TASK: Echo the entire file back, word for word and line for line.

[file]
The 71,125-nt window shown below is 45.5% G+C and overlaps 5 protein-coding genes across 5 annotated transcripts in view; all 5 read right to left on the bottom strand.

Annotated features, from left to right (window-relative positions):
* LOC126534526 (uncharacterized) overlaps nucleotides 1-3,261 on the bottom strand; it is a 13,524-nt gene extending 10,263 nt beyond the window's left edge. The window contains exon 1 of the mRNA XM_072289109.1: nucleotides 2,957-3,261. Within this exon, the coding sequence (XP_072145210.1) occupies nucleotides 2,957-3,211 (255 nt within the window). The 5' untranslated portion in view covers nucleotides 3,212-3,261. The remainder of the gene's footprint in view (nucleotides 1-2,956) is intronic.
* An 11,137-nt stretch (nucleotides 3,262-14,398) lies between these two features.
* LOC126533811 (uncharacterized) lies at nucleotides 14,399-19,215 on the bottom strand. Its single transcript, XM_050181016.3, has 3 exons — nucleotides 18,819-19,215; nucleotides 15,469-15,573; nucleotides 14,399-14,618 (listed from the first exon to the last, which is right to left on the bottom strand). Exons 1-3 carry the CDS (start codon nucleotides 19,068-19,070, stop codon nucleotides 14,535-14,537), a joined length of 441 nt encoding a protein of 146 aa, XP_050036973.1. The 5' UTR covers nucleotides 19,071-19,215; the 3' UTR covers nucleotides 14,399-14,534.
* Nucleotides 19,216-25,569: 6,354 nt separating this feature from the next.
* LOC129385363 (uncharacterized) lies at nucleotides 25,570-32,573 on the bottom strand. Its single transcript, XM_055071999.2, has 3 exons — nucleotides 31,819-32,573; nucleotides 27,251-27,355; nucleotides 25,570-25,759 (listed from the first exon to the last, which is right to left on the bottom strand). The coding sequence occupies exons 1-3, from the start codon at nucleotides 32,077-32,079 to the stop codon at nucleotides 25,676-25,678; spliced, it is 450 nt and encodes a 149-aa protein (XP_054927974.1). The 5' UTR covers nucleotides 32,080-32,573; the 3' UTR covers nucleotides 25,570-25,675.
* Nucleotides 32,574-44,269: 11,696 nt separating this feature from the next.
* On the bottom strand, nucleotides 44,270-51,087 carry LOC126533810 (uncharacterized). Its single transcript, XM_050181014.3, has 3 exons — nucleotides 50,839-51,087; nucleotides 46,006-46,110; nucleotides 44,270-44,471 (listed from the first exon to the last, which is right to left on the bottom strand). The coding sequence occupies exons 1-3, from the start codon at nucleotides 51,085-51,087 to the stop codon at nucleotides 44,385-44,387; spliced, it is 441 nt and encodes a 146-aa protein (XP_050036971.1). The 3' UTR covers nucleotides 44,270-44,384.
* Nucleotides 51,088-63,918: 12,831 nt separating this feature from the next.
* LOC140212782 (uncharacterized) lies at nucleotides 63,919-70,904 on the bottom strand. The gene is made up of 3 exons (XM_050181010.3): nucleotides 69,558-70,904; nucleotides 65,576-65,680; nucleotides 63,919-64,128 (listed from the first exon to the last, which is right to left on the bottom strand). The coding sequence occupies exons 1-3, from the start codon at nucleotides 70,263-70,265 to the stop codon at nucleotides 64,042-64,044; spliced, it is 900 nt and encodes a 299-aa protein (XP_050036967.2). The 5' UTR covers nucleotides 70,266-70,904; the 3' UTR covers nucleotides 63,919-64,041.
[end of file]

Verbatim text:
The 71,125-nt window shown below is 45.5% G+C and overlaps 5 protein-coding genes across 5 annotated transcripts in view; all 5 read right to left on the bottom strand.

Annotated features, from left to right (window-relative positions):
* LOC126534526 (uncharacterized) overlaps nucleotides 1-3,261 on the bottom strand; it is a 13,524-nt gene extending 10,263 nt beyond the window's left edge. The window contains exon 1 of the mRNA XM_072289109.1: nucleotides 2,957-3,261. Within this exon, the coding sequence (XP_072145210.1) occupies nucleotides 2,957-3,211 (255 nt within the window). The 5' untranslated portion in view covers nucleotides 3,212-3,261. The remainder of the gene's footprint in view (nucleotides 1-2,956) is intronic.
* An 11,137-nt stretch (nucleotides 3,262-14,398) lies between these two features.
* LOC126533811 (uncharacterized) lies at nucleotides 14,399-19,215 on the bottom strand. Its single transcript, XM_050181016.3, has 3 exons — nucleotides 18,819-19,215; nucleotides 15,469-15,573; nucleotides 14,399-14,618 (listed from the first exon to the last, which is right to left on the bottom strand). Exons 1-3 carry the CDS (start codon nucleotides 19,068-19,070, stop codon nucleotides 14,535-14,537), a joined length of 441 nt encoding a protein of 146 aa, XP_050036973.1. The 5' UTR covers nucleotides 19,071-19,215; the 3' UTR covers nucleotides 14,399-14,534.
* Nucleotides 19,216-25,569: 6,354 nt separating this feature from the next.
* LOC129385363 (uncharacterized) lies at nucleotides 25,570-32,573 on the bottom strand. Its single transcript, XM_055071999.2, has 3 exons — nucleotides 31,819-32,573; nucleotides 27,251-27,355; nucleotides 25,570-25,759 (listed from the first exon to the last, which is right to left on the bottom strand). The coding sequence occupies exons 1-3, from the start codon at nucleotides 32,077-32,079 to the stop codon at nucleotides 25,676-25,678; spliced, it is 450 nt and encodes a 149-aa protein (XP_054927974.1). The 5' UTR covers nucleotides 32,080-32,573; the 3' UTR covers nucleotides 25,570-25,675.
* Nucleotides 32,574-44,269: 11,696 nt separating this feature from the next.
* On the bottom strand, nucleotides 44,270-51,087 carry LOC126533810 (uncharacterized). Its single transcript, XM_050181014.3, has 3 exons — nucleotides 50,839-51,087; nucleotides 46,006-46,110; nucleotides 44,270-44,471 (listed from the first exon to the last, which is right to left on the bottom strand). The coding sequence occupies exons 1-3, from the start codon at nucleotides 51,085-51,087 to the stop codon at nucleotides 44,385-44,387; spliced, it is 441 nt and encodes a 146-aa protein (XP_050036971.1). The 3' UTR covers nucleotides 44,270-44,384.
* Nucleotides 51,088-63,918: 12,831 nt separating this feature from the next.
* LOC140212782 (uncharacterized) lies at nucleotides 63,919-70,904 on the bottom strand. The gene is made up of 3 exons (XM_050181010.3): nucleotides 69,558-70,904; nucleotides 65,576-65,680; nucleotides 63,919-64,128 (listed from the first exon to the last, which is right to left on the bottom strand). The coding sequence occupies exons 1-3, from the start codon at nucleotides 70,263-70,265 to the stop codon at nucleotides 64,042-64,044; spliced, it is 900 nt and encodes a 299-aa protein (XP_050036967.2). The 5' UTR covers nucleotides 70,266-70,904; the 3' UTR covers nucleotides 63,919-64,041.